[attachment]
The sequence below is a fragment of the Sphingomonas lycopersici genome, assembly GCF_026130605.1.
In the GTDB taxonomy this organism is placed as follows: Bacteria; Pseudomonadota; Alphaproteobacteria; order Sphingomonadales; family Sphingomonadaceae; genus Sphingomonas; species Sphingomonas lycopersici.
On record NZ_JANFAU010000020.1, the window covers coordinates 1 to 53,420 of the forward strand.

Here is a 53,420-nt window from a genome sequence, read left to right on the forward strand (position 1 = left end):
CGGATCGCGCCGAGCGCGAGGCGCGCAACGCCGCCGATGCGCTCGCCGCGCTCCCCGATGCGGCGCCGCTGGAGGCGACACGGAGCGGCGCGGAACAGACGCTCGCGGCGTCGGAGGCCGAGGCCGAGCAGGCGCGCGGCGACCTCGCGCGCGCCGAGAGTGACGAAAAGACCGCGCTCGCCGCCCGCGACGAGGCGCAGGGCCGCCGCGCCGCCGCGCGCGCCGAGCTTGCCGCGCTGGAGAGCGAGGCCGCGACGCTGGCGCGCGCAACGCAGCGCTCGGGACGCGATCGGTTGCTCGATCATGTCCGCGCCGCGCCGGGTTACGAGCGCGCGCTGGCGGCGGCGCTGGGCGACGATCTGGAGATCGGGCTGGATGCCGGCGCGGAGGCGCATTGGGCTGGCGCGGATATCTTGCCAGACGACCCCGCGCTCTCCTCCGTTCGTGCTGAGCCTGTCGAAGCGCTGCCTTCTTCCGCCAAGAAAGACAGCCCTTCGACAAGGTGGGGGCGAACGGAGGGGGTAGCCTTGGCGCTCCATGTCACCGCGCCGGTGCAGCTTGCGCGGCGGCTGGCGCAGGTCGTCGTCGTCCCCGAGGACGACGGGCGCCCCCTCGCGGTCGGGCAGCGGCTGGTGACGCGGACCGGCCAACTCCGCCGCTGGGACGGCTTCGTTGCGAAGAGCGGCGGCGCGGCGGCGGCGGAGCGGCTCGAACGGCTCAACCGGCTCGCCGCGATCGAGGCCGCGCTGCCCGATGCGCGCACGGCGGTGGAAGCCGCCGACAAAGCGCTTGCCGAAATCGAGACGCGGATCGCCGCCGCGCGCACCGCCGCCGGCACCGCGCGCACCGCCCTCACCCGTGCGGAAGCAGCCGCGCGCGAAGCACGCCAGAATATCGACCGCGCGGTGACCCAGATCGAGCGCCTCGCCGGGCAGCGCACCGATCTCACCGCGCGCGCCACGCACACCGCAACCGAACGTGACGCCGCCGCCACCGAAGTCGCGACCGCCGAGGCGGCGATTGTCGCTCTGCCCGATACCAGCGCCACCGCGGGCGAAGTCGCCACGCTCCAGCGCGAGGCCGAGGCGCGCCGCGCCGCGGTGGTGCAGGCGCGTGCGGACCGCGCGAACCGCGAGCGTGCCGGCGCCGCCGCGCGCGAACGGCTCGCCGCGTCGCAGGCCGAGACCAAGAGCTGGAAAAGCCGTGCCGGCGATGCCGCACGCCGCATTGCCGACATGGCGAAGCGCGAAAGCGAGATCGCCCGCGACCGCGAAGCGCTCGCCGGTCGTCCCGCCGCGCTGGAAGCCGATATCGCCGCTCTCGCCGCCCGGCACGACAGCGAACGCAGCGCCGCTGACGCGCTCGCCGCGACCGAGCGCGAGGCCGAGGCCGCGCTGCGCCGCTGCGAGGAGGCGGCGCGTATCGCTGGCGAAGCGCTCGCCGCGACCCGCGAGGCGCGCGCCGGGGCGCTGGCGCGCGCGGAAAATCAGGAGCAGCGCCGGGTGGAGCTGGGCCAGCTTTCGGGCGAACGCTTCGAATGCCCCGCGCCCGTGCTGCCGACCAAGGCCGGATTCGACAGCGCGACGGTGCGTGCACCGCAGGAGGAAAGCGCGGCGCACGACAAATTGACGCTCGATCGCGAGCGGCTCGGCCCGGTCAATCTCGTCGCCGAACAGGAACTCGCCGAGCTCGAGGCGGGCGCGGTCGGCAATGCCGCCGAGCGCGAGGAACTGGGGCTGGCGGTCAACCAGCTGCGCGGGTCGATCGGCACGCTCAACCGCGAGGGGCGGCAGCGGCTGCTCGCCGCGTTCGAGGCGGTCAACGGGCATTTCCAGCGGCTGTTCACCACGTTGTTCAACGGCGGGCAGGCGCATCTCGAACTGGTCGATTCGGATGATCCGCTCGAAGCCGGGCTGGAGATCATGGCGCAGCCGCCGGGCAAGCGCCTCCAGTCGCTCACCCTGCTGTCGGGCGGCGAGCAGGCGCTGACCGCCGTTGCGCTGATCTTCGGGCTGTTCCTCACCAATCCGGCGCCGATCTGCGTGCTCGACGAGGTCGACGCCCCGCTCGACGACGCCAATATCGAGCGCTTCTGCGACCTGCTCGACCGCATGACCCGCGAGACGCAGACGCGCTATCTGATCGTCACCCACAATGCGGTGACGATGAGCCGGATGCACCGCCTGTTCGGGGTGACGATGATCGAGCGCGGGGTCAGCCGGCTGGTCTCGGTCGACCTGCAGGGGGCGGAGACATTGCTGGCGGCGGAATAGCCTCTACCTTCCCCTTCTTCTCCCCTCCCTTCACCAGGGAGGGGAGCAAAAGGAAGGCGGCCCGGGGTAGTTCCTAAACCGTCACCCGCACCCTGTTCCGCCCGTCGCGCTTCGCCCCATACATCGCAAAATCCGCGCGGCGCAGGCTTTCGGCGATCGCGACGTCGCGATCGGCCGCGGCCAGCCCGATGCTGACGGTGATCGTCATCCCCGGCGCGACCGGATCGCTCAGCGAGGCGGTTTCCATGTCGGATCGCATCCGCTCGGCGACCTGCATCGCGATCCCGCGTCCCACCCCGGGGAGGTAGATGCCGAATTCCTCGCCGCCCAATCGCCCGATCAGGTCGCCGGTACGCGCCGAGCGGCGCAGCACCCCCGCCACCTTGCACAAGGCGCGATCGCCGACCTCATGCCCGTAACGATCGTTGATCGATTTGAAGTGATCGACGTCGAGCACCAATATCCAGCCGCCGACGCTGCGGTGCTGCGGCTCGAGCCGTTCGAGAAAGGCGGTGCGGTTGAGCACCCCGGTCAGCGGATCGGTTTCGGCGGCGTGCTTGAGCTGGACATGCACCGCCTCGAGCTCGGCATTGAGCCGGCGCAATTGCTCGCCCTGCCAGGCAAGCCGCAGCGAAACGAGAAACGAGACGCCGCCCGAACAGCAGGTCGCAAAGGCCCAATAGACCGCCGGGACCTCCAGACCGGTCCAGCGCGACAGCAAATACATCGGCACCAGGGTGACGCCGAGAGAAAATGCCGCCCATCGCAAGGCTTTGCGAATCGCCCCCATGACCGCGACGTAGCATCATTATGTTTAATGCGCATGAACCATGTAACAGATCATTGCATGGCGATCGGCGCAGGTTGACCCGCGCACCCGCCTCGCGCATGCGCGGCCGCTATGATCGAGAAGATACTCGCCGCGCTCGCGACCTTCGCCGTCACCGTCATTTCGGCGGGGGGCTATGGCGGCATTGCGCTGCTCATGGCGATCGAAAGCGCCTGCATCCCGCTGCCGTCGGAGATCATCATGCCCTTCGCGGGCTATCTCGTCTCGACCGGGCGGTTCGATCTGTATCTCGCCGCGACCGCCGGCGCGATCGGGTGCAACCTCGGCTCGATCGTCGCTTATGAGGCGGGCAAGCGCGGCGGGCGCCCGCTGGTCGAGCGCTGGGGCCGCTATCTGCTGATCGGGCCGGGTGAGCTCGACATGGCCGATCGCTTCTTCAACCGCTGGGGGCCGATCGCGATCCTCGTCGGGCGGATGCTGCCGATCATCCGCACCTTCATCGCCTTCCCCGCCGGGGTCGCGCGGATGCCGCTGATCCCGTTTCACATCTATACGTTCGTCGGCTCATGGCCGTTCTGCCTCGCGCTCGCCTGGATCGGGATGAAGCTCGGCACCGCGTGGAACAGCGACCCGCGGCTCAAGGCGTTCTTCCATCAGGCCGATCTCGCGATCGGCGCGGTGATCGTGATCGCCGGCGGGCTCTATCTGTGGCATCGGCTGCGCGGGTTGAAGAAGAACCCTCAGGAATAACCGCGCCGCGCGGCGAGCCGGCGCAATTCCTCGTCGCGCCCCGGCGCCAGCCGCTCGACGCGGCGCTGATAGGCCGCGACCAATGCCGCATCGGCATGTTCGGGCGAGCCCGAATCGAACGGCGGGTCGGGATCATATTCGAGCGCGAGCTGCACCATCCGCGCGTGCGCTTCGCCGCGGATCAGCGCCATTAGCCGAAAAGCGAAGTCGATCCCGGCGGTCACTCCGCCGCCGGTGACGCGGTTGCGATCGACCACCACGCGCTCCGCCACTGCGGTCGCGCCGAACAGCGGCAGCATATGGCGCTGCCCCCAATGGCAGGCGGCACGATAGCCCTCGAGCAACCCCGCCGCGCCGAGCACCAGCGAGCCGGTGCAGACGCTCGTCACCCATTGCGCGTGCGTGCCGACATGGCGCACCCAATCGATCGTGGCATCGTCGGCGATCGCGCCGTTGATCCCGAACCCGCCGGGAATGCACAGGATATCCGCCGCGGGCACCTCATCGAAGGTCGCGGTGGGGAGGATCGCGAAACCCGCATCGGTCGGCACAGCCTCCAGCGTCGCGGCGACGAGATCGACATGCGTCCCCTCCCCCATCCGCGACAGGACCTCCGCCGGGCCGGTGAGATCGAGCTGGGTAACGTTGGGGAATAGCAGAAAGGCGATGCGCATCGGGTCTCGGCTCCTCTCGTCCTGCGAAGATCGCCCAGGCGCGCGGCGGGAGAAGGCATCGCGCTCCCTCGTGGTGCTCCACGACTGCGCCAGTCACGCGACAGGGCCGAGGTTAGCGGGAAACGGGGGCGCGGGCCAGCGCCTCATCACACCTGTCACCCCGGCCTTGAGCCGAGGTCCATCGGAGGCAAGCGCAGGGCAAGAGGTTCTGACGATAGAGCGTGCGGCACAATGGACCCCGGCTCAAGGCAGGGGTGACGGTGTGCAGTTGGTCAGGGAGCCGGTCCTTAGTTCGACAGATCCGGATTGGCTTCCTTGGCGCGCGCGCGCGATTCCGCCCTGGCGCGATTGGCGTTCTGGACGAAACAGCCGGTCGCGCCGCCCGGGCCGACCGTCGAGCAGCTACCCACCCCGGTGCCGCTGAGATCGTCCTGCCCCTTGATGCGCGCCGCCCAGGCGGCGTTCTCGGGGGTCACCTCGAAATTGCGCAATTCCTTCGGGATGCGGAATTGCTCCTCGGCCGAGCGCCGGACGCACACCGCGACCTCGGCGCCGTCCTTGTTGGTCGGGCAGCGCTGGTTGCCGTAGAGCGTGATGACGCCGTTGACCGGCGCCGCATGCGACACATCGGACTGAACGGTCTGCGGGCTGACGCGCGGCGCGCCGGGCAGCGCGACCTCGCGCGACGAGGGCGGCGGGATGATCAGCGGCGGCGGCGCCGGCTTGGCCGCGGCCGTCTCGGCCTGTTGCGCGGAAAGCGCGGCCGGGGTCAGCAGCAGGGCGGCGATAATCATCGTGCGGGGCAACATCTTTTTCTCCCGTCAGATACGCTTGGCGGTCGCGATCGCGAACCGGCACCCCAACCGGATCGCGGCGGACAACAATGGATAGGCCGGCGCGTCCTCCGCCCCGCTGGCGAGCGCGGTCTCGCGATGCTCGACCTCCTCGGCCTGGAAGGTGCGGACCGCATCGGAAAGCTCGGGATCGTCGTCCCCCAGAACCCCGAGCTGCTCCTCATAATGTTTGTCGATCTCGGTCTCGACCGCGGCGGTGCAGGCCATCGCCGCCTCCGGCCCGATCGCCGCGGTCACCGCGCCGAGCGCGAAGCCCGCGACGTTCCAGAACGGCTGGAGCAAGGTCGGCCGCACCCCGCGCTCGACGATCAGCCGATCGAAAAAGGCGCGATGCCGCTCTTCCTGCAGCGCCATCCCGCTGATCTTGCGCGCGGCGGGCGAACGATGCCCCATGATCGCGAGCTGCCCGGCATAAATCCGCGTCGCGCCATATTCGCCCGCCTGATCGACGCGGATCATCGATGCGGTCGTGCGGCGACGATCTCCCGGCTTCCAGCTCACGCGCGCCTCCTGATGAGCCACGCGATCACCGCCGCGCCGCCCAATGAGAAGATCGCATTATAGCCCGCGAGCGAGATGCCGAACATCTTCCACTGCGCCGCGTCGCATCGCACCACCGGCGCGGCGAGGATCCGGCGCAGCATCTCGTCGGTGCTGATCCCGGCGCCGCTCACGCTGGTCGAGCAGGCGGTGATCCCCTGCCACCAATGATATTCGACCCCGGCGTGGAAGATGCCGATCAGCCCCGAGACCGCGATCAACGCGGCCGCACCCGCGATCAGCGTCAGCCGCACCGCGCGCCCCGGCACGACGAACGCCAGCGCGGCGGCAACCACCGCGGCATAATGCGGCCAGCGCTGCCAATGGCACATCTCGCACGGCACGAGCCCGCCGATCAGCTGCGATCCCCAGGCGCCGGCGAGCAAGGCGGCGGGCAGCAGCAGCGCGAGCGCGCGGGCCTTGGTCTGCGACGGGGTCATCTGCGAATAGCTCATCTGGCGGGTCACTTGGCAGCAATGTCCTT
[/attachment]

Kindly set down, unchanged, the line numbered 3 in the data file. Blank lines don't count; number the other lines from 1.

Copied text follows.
On record NZ_JANFAU010000020.1, the window covers coordinates 1 to 53,420 of the forward strand.